I began to worry when the journal began to focus on one individual in a way that made my son seem like some sort of stalker.
Photograph after photograph outlined the seemingly normal life of a man, a 35 year old photographer whose relationship statues, past and present residences, and county of birth among other details were noted as they were learned.
Near the end of the book, a new character was introduced who my son named, Trench. A series of pictures showed a man dressed in a trench coat with his face hidden by a hoodie.
My son had managed to catch the Trench in some curious situations. One set of images showed a drink being spiked, and a caption stated that the Trench had spiked a stranger's drink.
"I followed the girl home," I read the remaining of the caption aloud. "I felt weird, as if I were her threat." My son had wrote. "I couldn't make sense of it, he spiked the girls drink but didn't threaten her."
The next page had a news article of a slain woman, beside the article was a photograph of that murdered woman in friendly conversation with the girl who had had her drink spiked by the Trench.
"This picture was taken on the same night that the dink was spiked," I read my son's caption, "It would seem that he had separated the girls by making one sick."
Another turn of the page changed to a new event, with a photograph that showed the Trench standing outside a window of some unknown house.
The image held my attention. It had been taken in bad lighting and was therefore shadow littered, yet my son's murder weapon shimmered as the Trench held it in his left hand.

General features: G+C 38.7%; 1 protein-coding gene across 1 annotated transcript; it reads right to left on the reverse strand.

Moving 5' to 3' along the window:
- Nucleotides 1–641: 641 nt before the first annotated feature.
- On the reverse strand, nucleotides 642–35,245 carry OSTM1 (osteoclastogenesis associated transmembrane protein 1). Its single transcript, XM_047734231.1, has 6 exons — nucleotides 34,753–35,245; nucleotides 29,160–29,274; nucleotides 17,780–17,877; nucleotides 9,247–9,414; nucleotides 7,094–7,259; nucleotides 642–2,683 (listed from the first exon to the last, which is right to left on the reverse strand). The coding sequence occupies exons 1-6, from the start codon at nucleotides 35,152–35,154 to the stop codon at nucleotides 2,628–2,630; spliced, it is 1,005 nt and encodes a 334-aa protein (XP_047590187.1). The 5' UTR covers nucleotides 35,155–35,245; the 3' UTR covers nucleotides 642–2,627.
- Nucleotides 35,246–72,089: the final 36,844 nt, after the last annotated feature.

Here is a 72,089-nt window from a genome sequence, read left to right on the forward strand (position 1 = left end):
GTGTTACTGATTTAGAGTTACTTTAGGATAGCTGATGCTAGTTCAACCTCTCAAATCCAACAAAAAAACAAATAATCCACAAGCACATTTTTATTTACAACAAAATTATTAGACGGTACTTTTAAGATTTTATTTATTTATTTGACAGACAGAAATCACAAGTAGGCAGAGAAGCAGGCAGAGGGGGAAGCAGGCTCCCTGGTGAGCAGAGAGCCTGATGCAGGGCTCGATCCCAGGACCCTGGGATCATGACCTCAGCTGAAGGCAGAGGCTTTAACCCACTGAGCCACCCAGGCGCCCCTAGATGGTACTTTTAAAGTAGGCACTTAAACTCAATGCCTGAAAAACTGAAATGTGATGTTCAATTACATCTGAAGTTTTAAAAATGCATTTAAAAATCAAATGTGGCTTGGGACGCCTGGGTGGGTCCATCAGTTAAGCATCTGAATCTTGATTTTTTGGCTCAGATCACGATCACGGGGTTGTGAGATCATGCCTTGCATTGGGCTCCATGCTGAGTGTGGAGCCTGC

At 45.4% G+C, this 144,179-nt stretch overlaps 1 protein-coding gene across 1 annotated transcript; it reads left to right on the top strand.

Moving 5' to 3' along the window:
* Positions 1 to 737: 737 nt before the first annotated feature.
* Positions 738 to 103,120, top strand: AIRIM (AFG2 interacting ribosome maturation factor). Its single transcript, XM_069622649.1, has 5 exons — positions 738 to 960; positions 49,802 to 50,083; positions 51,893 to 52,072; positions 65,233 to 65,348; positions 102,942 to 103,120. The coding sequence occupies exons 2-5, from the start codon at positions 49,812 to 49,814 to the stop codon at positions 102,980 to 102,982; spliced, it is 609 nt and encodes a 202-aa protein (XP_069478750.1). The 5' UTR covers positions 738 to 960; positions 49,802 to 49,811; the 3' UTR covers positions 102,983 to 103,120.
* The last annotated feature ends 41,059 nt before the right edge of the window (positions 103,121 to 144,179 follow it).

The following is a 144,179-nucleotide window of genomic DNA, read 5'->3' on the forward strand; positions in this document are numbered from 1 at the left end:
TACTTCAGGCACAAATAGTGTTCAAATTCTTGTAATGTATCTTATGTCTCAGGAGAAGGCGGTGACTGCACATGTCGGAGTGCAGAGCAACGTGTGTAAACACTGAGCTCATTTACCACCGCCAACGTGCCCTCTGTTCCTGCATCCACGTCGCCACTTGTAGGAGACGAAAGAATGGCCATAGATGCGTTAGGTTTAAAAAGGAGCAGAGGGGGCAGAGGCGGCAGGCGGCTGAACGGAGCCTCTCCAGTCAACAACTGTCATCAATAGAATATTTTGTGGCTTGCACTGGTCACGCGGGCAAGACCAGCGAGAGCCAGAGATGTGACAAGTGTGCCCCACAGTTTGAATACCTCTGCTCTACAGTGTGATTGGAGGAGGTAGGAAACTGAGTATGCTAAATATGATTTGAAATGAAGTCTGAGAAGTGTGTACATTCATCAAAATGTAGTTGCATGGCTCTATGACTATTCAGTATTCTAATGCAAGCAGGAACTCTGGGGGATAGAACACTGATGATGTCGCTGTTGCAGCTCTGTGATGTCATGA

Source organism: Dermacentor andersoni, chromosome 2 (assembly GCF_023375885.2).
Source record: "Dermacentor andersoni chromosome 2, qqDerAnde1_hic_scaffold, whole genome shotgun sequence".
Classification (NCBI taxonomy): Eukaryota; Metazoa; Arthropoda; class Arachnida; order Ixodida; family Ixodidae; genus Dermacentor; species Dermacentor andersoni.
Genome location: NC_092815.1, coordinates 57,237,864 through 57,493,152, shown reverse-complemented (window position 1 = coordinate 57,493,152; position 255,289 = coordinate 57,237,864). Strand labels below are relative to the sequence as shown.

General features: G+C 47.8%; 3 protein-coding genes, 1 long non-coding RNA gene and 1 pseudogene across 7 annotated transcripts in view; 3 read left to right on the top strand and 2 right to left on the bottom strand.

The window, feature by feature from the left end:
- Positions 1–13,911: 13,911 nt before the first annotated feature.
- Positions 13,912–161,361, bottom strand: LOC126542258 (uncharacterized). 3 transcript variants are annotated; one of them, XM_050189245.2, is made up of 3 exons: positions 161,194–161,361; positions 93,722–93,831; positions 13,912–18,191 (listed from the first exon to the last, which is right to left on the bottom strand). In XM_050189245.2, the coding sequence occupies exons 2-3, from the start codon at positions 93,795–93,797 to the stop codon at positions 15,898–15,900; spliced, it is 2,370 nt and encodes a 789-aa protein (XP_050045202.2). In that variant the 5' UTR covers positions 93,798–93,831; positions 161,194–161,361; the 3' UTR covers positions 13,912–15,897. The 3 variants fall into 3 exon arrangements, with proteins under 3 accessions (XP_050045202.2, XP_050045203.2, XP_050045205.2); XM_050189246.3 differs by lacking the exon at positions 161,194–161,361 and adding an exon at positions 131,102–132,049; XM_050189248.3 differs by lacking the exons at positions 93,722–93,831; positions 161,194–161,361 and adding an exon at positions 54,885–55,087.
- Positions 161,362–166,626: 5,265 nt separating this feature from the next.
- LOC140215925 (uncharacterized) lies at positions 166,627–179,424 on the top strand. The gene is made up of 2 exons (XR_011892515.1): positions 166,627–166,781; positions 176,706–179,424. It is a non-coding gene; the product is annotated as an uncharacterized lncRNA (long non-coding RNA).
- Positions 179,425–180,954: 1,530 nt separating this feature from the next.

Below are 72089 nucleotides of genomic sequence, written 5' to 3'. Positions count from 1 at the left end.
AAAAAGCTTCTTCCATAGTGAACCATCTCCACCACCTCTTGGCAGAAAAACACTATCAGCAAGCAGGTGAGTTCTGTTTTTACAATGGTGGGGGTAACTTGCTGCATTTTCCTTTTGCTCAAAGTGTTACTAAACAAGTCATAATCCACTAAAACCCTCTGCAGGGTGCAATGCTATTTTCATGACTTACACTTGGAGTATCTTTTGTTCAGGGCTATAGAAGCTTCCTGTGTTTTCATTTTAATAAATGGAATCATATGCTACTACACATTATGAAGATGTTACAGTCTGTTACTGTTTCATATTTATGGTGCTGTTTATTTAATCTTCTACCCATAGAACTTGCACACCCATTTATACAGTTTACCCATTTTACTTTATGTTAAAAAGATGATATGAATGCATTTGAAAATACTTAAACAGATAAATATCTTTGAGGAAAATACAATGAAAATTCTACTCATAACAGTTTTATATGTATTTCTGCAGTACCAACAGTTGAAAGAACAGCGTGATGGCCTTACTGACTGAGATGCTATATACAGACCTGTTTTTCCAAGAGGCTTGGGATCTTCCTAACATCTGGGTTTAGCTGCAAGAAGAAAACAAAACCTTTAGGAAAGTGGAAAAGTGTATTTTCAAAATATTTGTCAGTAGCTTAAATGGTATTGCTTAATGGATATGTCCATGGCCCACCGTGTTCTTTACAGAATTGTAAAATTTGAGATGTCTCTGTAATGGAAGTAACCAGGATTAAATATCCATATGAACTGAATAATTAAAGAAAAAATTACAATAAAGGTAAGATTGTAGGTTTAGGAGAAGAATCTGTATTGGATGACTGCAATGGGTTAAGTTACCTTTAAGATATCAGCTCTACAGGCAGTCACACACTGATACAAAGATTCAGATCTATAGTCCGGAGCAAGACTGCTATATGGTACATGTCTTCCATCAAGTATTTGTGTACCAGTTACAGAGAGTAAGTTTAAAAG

"I made an anonymous call to the police," was what the caption read.
More photographs kept highlighting events such as these, while newspaper clippings showed unsolved murders and mysterious disappearances.
Nonetheless, the dots were not connected.
None of the images revealed an actual murder nor any real threat of one. Nothing revealed the photographer as the Trench, and there was nothing that showed the Trench in action.
I went through the book again, paying even more attention to my son's notes and image descriptions. Over and again I went over the journal, realizing why my son needed my help.
He needed proof.
There was no one in the world who remained for me to care about, no one to love or to worry about.
No one except for myself.
Four months had past since the Trench had taken my son away from me, and had given me a list of things that would need to be done without hesitation. Things such as burial arrangements, paperwork, appointments with lawyers, interviews with the police and with the media. My son's apartment to pack up and moved home. My son's unfinished business to complete.
Along the way I had ate, drank, and slept only to survive. Yet nothing had flavor and sleep tired more then rested me.
Those six months were a blur that I slept walked through, and it hadn't been until I slipped a needle into the Trench's neck that I was woken up.
It was probably the Trench's startled screams as I filled his system with poison that snapped me awake.
I had come up from behind with my weapon as I watched him backhand a young girl who had been in the wrong place at the right time.